2. The new age broker – the new age broker took commission caps and the ACA as sign that they needed to reinvent themselves. These are the brokers that go beyond just selling the plan. Not only did they diversify, they also started providing value-add services, and began taking a much more hands-on, consultative approach. Many have also transitioned to a fee-based model. These will be the best types of brokers to target in your referral program.

Now for what you’ve all been waiting for…

Benefit Reports – First and foremost, regardless of the type of broker mentioned above, they will want to be able to get all the critical benefit reports they need without having to bother their clients for it. From a configurable employee census report to a benefit coverage report, you want to provide them with access to it all, so they can continue to be the masters of their original domain. However, with great power comes great responsibility, and they need their client’s permission to gain access to the company’s data.

Benefit Plan Configuration – For those more hands-on, forward thinking brokers, you’ll want to share that you can enable them to configure the benefit plans employees see during enrollment. Not only can they directly communicate the advantages of each plan to the employee, allowing them to compare the plans and upload documentation, but they can also add any voluntary plans they’re looking to promote to employees. By giving them the control to add voluntary plans, they can be sure every employee either enrolls in or waives these plans they offer like life, vision, dental, disability, etc.

Benefit Enrollment and Administration Modules – If you’re providing the technology for employees to enroll in benefits and administrate benefits after life change events, that’s one less thing the brokers need to worry about. This makes working with them perceived as that much better by their client as well because you’re presumably offering this through self-service not only for the people enrolling, but the administrator as well allowing the full spectrum of enrollment to be complete through the proper approval chain via configurable workflow.

Carrier Connections – Then you want to do something no other platform does – you want to be able to provide them with the ability to take the deductions out of payroll, and create a carrier connection for the insurance carriers to be paid. Furthermore, if someone is terminated, you want that alert to go to the carrier so that billing ceases for that employee.

Automated Broker Email Alerts – The brokers also want to be kept abreast of benefit information at specified frequencies or benefits changes as they happen. You should be able to provide them with notifications for when a new employee is hired, an employee becomes eligible for benefits, an employee enrolls in benefits, and employee is terminated, etc. All with the goal of helping them identify new opportunities within their clients’ organizations to capitalize on.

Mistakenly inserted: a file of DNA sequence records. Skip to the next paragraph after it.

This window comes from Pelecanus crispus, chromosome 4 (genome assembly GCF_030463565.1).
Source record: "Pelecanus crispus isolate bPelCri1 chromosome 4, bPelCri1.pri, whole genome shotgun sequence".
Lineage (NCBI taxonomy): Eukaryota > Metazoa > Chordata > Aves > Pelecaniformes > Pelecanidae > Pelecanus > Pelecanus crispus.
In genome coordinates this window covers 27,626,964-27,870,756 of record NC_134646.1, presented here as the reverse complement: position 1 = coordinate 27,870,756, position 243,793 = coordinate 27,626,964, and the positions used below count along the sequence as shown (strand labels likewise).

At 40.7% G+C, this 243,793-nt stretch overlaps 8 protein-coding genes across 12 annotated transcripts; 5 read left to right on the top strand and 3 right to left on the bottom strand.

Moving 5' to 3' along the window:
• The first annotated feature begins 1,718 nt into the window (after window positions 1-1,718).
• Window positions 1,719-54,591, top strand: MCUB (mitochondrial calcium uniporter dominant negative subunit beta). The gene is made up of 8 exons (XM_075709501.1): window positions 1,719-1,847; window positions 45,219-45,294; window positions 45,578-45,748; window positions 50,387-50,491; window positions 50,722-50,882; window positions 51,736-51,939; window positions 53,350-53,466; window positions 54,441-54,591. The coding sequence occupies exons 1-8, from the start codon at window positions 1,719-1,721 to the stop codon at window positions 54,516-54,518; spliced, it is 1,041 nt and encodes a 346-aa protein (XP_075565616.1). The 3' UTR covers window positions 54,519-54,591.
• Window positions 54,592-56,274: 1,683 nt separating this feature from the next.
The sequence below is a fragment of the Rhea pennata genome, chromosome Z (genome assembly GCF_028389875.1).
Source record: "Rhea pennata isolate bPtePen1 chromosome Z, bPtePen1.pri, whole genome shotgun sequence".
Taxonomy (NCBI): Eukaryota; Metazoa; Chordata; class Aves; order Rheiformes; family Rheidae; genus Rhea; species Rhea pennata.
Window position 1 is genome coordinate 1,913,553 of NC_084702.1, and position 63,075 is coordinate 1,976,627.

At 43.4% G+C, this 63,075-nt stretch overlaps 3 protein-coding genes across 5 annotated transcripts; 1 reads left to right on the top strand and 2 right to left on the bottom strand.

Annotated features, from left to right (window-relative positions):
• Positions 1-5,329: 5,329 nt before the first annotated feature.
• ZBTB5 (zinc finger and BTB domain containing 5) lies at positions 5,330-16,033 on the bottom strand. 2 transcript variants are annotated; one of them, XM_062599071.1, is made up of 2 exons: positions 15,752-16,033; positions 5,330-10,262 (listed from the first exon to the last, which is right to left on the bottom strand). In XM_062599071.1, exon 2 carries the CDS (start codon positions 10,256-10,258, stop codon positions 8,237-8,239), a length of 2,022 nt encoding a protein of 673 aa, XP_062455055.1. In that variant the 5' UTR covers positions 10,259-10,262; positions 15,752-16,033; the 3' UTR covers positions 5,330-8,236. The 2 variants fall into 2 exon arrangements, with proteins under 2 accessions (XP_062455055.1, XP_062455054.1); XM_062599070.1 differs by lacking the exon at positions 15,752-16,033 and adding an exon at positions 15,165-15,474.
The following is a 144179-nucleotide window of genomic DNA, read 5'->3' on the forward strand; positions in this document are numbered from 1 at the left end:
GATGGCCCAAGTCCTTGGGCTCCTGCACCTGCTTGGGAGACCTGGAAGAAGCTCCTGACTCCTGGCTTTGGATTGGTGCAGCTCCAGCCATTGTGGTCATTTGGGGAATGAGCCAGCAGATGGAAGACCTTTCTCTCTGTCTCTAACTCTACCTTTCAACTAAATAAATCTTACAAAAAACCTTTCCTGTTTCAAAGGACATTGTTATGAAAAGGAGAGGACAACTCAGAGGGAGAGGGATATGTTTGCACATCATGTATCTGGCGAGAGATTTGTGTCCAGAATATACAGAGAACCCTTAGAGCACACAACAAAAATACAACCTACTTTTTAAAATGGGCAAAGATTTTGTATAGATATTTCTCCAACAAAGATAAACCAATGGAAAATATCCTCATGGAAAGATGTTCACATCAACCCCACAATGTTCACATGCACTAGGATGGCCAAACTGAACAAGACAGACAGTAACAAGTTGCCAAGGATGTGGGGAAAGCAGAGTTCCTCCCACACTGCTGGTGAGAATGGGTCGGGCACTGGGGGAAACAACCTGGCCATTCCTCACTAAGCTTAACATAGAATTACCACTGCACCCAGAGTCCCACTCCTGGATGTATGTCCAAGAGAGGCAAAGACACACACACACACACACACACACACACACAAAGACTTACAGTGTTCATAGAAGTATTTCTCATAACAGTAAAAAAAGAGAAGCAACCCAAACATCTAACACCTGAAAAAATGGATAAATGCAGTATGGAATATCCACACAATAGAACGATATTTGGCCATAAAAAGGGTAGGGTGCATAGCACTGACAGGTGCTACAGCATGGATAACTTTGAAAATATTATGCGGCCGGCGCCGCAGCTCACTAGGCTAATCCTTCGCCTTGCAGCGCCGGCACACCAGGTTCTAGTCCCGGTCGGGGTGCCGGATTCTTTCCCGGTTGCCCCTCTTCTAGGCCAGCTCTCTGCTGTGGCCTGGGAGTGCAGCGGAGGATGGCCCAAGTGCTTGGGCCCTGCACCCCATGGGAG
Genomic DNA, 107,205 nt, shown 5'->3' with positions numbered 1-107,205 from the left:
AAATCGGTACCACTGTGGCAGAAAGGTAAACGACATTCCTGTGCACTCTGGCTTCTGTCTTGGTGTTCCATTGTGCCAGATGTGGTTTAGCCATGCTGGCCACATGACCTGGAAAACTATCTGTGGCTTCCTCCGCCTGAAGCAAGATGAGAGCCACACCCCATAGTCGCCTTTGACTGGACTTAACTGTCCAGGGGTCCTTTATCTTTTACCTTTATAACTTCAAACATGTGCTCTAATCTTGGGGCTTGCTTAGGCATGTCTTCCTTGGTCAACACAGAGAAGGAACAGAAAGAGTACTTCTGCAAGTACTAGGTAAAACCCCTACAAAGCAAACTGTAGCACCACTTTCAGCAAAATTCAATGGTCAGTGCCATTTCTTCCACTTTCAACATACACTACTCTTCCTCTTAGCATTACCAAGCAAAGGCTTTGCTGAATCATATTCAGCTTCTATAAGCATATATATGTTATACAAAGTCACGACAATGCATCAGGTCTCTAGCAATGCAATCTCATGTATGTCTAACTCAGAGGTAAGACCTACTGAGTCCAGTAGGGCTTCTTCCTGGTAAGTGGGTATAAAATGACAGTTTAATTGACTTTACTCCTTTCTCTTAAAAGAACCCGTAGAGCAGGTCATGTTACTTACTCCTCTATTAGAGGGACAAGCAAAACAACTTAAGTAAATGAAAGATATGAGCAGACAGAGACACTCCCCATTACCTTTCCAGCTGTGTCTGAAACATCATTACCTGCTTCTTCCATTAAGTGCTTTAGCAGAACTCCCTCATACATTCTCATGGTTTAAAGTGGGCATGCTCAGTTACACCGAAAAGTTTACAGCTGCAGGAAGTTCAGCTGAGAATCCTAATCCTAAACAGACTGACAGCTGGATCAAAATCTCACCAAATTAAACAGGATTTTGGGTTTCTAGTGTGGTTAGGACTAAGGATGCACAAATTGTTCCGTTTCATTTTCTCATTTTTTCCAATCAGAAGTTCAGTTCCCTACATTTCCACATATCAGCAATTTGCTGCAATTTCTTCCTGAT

Employee Communication – Not only do the brokers want notifications, but they may also want to control the communication and alerts that employees receive when it comes to benefit plans. They want to be able to have a direct line to the employee, and there are companies out there that provide solutions to brokers just for doing this. However, you should be able to provide them with the ability to customize the automated emails for benefit eligibility, pre-open enrollment, post-open enrollment alerts, etc.

ACA Compliance – And for the icing on the cake, you want to ease brokers’ frustrations around helping their clients with compliance regarding the ACA. Any ACA solution you provide should be designed to help with proactive management of ACA compliance across a company’s entire workforce. If your workforce management platform is complete with Time and Labor Management, HR, and Payroll, you should be able to manage the look-back periods, upon eligibility being determined, provide the solution for enrollment confirm affordability of the plan chosen, keep track of the stability periods, and really bring ACA compliance full circle.

What your technology will really help them with is to streamline their ability to efficiently manage their clients’ benefit programs and proactively capitalize on new benefit opportunities. You should be communicating the tools you can provide them with to help them service, support, and manage their clients more efficiently while capitalizing on more revenue opportunities without any need for manual intervention because you’re providing on-demand, secure access to their clients’ benefit-related data. All this, in turn, will make them more likely to refer a larger percentage of their client base to you.

How else do you differentiate yourself from other companies in your space when it comes to broker referral programs?

About Josh Davis:

Josh is the Marketing Manager at SaaShr responsible for increasing the growth of existing channel partners and the recruitment of new channel partners while positioning the SaaShr brand in the market through the development of both traditional and digital marketing endeavors.